Use this URL to cite or link to this record in EThOS: https://ethos.bl.uk/OrderDetails.do?uin=uk.bl.ethos.746916
Title: The application of freshwater diatom analysis in forensic geoscience : establishing an empirical evidence base for the exclusionary assessment of trace environmental materials
Author: Scott, K. R.
ISNI:       0000 0004 7227 2275
Awarding Body: UCL (University College London)
Current Institution: University College London (University of London)
Date of Award: 2017
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Abstract:
Diatoms contribute valuable geoforensic trace evidence indicators due to their natural abundance, species diversity, and tenacity in various environments pertinent to forensic enquiry including freshwater, marine, and terrestrial sites. Although the exclusionary assessment of freshwater diatoms has been demonstrated in forensic casework, relatively little empirical research is currently documented within the field. This thesis addresses this research gap through the development of a systematic study, accounting for the spatial and temporal dynamics of diatom traces at different stages of the forensic investigation process. A series of experiments were performed to examine the pre-investigation transfer and persistence of freshwater diatoms on different clothing surfaces, and to develop the techniques and approaches available for the collection and analysis of evidential material. Additionally, two mock crime scenarios were designed to apply the empirical findings in casework contexts and to identify potential limitations during the exclusionary interpretation of evidence. A total of 1,236 diatom samples were collected and analysed using light (x1000 magnification) and scanning electron microscopy (SEM). The findings demonstrated that seasonality, the background prevalence of diatoms, clothing material characteristics, the site of initial contact (planktonic/benthic habitats), and diatom particulate morphology/ornamentation, all impact upon the total number of diatoms and the species diversity of an assemblage transferred and retained upon clothing over time. In addition, four new approaches for the rapid, comprehensive, and non-destructive collection and analysis of diatoms and other freshwater trace indicators adhered to clothing were also defined. This research presents the first systematic empirical assessment of freshwater diatom analysis for forensic reconstruction, and contributes important data to the evidence bases required to support forensic practice and underpin the exclusionary interpretation of diatom trace evidence in court. Furthermore, the findings from this research offer recommendations to inform, support, and extend the current applications of diatom analysis in forensic casework.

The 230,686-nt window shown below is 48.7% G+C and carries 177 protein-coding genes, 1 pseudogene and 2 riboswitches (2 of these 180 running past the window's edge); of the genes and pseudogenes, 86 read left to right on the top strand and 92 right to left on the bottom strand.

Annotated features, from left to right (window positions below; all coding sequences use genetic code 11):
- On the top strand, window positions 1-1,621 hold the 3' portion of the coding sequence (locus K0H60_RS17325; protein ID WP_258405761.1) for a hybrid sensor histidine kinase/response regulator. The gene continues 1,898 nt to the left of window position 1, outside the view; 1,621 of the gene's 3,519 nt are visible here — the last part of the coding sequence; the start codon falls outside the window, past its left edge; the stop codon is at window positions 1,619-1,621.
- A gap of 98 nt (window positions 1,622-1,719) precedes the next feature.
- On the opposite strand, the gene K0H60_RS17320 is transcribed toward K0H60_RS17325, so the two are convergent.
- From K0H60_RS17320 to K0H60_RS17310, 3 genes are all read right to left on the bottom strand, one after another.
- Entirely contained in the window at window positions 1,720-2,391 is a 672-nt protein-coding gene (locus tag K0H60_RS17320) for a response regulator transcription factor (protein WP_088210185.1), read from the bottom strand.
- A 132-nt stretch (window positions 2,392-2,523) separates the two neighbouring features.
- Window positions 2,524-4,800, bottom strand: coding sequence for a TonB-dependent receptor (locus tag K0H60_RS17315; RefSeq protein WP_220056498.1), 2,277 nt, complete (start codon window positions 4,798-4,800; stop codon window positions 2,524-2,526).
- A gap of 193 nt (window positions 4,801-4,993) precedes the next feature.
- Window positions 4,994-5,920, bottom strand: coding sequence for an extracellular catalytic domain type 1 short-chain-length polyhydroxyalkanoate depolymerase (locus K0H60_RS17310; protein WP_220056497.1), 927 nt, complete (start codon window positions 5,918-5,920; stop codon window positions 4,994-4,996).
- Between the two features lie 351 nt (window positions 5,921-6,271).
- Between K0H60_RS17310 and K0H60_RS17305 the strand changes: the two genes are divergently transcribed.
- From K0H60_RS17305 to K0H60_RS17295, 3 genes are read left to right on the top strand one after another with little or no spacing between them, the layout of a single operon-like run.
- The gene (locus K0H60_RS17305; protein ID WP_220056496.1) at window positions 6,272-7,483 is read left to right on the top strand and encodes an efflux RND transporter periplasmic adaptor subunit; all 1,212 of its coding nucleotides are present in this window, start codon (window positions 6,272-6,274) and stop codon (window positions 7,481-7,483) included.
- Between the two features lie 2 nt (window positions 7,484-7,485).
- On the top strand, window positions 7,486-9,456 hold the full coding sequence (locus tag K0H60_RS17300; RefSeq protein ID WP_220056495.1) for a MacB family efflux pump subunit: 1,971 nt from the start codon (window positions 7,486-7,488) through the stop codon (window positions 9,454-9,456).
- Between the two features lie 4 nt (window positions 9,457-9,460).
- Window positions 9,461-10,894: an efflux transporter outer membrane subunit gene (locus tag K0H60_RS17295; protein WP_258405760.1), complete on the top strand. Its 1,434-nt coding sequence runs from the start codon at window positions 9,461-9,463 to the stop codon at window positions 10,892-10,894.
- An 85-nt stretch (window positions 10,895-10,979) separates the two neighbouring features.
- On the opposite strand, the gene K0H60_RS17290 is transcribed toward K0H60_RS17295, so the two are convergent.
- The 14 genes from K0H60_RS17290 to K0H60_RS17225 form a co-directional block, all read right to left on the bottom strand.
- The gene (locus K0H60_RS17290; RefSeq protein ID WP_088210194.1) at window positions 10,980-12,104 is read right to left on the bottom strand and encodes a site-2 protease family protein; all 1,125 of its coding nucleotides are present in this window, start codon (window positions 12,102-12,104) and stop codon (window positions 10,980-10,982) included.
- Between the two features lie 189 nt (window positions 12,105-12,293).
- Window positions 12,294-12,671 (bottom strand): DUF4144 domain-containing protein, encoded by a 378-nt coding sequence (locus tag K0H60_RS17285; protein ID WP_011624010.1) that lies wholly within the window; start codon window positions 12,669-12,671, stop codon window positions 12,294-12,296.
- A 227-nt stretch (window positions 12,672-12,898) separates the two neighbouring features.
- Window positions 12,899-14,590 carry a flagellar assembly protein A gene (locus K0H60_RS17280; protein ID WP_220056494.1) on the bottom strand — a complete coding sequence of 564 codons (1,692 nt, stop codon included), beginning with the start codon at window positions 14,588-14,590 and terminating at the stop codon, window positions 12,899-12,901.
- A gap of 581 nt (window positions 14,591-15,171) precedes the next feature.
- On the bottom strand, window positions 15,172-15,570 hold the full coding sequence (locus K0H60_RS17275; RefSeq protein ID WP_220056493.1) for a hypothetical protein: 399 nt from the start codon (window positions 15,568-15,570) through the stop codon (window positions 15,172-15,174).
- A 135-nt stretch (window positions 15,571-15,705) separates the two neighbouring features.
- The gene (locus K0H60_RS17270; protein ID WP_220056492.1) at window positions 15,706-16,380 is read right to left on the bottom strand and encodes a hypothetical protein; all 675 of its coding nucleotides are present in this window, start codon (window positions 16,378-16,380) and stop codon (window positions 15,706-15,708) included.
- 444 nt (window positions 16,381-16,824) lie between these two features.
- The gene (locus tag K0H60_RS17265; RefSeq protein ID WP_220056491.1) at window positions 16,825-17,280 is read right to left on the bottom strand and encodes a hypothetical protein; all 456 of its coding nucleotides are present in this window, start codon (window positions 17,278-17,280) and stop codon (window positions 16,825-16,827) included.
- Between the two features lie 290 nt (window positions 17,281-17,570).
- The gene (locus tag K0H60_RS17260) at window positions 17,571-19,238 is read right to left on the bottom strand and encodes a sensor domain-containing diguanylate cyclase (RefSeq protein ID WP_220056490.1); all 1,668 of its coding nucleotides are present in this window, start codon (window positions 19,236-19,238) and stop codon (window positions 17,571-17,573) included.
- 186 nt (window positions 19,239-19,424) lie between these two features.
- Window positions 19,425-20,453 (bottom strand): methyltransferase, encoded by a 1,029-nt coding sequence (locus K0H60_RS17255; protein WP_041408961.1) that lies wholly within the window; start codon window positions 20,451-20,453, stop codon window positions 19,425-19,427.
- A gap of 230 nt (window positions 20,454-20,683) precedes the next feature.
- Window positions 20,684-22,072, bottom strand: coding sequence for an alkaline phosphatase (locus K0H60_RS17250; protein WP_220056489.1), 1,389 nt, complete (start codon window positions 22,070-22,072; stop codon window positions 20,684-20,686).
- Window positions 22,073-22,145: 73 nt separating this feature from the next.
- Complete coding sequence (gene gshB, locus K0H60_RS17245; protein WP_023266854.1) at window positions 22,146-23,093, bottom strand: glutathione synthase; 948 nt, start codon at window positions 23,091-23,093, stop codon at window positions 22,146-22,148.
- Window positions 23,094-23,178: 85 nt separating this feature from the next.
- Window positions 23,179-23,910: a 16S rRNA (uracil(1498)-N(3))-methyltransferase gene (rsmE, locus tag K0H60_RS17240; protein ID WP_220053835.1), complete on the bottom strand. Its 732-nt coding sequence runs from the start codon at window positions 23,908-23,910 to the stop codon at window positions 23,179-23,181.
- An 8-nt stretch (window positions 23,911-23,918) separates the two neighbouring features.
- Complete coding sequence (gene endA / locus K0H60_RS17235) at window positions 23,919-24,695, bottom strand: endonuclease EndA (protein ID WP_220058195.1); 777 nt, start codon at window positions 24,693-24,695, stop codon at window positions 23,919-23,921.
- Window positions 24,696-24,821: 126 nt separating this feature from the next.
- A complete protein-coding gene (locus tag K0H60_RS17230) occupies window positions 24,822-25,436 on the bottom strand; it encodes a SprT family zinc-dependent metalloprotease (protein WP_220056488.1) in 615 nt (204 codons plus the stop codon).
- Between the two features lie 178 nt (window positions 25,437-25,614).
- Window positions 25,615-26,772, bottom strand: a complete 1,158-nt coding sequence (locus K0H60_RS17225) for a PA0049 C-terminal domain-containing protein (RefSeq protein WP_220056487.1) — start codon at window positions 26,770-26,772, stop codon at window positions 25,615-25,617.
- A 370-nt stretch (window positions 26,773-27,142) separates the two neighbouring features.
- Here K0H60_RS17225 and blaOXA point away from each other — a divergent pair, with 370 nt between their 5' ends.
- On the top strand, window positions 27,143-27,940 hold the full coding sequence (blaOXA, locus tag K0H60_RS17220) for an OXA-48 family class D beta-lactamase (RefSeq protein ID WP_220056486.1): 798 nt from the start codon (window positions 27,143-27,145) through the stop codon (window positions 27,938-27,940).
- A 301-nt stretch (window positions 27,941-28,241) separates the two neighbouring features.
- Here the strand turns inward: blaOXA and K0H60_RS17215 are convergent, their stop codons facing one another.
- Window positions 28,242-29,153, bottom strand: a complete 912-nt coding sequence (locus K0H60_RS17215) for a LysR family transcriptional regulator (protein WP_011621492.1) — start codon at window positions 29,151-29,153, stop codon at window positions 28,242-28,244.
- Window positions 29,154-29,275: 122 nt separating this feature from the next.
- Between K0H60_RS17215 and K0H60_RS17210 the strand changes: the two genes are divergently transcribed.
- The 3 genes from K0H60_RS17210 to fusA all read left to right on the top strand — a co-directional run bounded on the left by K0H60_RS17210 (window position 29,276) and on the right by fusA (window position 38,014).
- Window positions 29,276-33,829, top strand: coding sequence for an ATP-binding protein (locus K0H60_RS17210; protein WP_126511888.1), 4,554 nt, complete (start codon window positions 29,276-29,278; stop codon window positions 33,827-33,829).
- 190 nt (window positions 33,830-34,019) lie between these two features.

Supervisor: Morgan, R. M. ; Jones, V. J. Sponsor: Not available
Qualification Name: Thesis (Ph.D.) Qualification Level: Doctoral
EThOS ID: uk.bl.ethos.746916  DOI: Not available
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